My doctor gave me one of those heart-to-heart talks: You need to lose some weight and exercise more, he said. The "or else" was implied. I know that being overweight increases your risk of heart disease, diabetes, strokes, and a million other bad things. But I just had to ask: Am I really overweight?
Actually, I'm more than overweight; I'm obese. Yeah, how do you like them apples? At 64 years old and standing 5'4, my scale now registers at 170 pounds. So according to those "what you should weigh" charts, I am 30 to 60 pounds overweight. In fact, at the point I stepped on the scale in my doctor's office, I had just tipped over into the "obese" category.
For the record, I look and feel fine. I've seen identical versions of this chart my whole adult life and I still don't get it. Was it designed with Barbie dolls in mind?
I just cannot reconcile the image I see in the mirror with what the weight charts have to say about it. Let me also say: Nobody insults my body or has made me feel bad about how I look. There is one simple reason why no one calls me "fat": I don't look overweight. I don't shop or wear plus sizes. But I do care about my health and I will drop some poundage and exercise more because my doctor told me to and I'm what's known as a compliant patient; in fact, I already have lost some weight and rediscovered my treadmill in the garage.
I just don't get why I had to. If you looked at me you wouldn't see an obese woman. I'm obese only because the charts that my doctor reads tell him I am. Yes, he factored in my family history and knows which diseases I am genetically prone to. But obese? Obese is just missing the mark. I've seen obese and it is not me.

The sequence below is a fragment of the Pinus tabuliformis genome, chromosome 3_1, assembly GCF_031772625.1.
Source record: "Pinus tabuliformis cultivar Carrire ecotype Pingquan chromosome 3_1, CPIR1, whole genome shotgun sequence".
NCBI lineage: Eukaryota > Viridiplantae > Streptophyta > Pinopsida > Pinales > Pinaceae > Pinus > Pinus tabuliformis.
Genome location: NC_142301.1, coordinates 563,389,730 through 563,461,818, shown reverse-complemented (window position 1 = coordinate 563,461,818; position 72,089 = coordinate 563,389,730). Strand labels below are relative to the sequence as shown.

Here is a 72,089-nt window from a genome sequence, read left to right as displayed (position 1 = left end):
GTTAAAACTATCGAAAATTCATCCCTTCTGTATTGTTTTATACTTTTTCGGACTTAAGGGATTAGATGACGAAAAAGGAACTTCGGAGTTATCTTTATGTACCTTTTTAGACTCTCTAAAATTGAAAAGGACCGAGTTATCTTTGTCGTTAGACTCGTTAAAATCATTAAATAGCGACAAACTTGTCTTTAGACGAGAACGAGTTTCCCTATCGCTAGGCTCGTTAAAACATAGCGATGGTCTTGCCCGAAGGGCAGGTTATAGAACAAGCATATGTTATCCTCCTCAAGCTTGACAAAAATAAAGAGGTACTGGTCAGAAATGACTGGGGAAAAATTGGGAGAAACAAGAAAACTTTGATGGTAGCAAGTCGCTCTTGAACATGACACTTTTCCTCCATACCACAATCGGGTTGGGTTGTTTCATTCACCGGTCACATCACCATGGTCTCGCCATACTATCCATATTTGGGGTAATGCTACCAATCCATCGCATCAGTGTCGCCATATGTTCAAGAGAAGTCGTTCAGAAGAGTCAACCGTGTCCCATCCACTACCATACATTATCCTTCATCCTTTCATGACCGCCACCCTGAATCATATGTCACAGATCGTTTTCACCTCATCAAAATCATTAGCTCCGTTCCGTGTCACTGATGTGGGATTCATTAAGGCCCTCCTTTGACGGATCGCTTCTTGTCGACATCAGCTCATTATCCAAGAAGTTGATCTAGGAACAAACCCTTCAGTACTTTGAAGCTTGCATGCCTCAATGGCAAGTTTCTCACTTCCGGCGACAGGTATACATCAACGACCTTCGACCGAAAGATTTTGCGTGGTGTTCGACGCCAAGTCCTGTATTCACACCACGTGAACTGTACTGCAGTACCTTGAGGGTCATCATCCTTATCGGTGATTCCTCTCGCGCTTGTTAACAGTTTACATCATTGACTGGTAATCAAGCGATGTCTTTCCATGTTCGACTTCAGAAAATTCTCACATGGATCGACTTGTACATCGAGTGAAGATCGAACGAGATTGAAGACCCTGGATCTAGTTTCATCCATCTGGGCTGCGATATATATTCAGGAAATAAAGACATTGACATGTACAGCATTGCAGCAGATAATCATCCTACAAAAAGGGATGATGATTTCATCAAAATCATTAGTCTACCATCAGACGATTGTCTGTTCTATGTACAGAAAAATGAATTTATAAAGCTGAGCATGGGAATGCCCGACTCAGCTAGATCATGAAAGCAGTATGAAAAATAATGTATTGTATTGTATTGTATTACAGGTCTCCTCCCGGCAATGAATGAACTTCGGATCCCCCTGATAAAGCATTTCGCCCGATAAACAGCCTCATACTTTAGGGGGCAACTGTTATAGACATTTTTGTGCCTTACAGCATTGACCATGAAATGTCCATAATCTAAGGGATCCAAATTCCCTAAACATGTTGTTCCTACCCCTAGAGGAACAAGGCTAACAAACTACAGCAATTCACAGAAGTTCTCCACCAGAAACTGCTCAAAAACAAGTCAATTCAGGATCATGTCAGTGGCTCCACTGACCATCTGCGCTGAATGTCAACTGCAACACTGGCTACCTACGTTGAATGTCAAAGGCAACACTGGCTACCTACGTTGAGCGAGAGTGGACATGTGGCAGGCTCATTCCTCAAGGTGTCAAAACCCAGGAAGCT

So here's what I learned: There is no perfect science to knowing what we should weigh. We know that people who carry excessive weight are more prone to certain diseases but determining what is "excessive" when you are talking pounds has a lot of wiggle room. For those of medium build and medium muscle mass, the weight charts come close to being accurate. But for those with very large frames or significant muscle mass, they don't.
I also learned that the guy who dreamed up the Body Mass Index chart did so about 200 years ago. For real. The BMI was devised between 1830 and 1850 by a Belgian named Lambert Adolphe Jacques Quetelet. He was a mathematician, not a physician, and his assignment was to determine how many people were obese in order to help the government allocate its resources.
I also learned that a growing chorus of voices think the BMI is flawed in some ways, principally among them that it doesn't take into account our relative proportions of bone, muscle and fat. "Bone is denser than muscle and twice as dense as fat, so a person with strong bones, good muscle tone, and low fat will have a high BMI," notes NPR, in its own take-down of the weight charts. Hence, athletes and people who work out a lot wind up being classified as overweight or even obese.
For a more boots-on-the-ground opinion, I turned to my buds at MyFitnessPal.com, no strangers to the topic of weight charts. One user there noted that at 5-feet tall, the charts tell her she should weigh somewhere between 98 pounds to 128 pounds. Not eager to be a "98-pound weakling," she says she's OK at 135 pounds. "That's where I look and feel healthy," she says. I hear ya.
Elle Penner, MyFitnessPal's registered dietitian, says that while it's a validated screening tool, BMI is not a diagnostic tool and doesn't take into account age, gender, or muscle mass. "A couple of scenarios where BMI might not be an accurate assessment of fatness include muscular folks who may have a high BMI but a low percentage of body fat, or inactive older adults who may have a seemingly normal BMI due to muscle lost with aging," she said.
The CDC website -- the place my doctor has bookmarked -- also notes that "Some people with a BMI in the overweight range" -- which is me -- "may not have excess body fatness, [although] most people with a BMI in the obese range (equal to or greater than 30) will have increased levels of body fatness." I missed "obese" by a fraction.
Bottom line from the CDC: Any questions or concerns about weight "appropriateness" should be discussed with a healthcare provider. Yeah, that'd be the same doctors who use these charts as their guides.
Why do I feel like this is a Catch-22?